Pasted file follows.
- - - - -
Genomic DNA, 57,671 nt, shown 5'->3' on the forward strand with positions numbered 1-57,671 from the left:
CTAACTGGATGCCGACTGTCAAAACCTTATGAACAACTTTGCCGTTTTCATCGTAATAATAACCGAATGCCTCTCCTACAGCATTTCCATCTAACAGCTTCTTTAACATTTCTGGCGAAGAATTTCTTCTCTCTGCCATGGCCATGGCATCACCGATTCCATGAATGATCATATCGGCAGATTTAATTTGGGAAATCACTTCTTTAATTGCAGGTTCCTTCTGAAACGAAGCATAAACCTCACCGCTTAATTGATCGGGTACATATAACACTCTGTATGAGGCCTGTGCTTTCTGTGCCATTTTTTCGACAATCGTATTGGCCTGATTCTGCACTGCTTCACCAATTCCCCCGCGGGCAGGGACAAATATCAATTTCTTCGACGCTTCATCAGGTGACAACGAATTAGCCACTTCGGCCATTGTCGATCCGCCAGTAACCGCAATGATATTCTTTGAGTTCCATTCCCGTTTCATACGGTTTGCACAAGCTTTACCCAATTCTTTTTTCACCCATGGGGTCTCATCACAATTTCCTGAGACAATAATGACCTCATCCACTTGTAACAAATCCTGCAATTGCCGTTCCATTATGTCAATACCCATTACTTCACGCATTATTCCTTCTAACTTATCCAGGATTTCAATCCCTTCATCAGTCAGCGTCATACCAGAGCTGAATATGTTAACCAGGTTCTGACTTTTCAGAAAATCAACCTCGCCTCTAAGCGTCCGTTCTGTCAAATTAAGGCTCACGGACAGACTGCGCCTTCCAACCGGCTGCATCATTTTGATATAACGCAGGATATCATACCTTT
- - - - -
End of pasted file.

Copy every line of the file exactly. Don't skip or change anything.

Genomic DNA, 57,671 nt, shown 5'->3' on the forward strand with positions numbered 1-57,671 from the left:
CTAACTGGATGCCGACTGTCAAAACCTTATGAACAACTTTGCCGTTTTCATCGTAATAATAACCGAATGCCTCTCCTACAGCATTTCCATCTAACAGCTTCTTTAACATTTCTGGCGAAGAATTTCTTCTCTCTGCCATGGCCATGGCATCACCGATTCCATGAATGATCATATCGGCAGATTTAATTTGGGAAATCACTTCTTTAATTGCAGGTTCCTTCTGAAACGAAGCATAAACCTCACCGCTTAATTGATCGGGTACATATAACACTCTGTATGAGGCCTGTGCTTTCTGTGCCATTTTTTCGACAATCGTATTGGCCTGATTCTGCACTGCTTCACCAATTCCCCCGCGGGCAGGGACAAATATCAATTTCTTCGACGCTTCATCAGGTGACAACGAATTAGCCACTTCGGCCATTGTCGATCCGCCAGTAACCGCAATGATATTCTTTGAGTTCCATTCCCGTTTCATACGGTTTGCACAAGCTTTACCCAATTCTTTTTTCACCCATGGGGTCTCATCACAATTTCCTGAGACAATAATGACCTCATCCACTTGTAACAAATCCTGCAATTGCCGTTCCATTATGTCAATACCCATTACTTCACGCATTATTCCTTCTAACTTATCCAGGATTTCAATCCCTTCATCAGTCAGCGTCATACCAGAGCTGAATATGTTAACCAGGTTCTGACTTTTCAGAAAATCAACCTCGCCTCTAAGCGTCCGTTCTGTCAAATTAAGGCTCACGGACAGACTGCGCCTTCCAACCGGCTGCATCATTTTGATATAACGCAGGATATCATACCTTT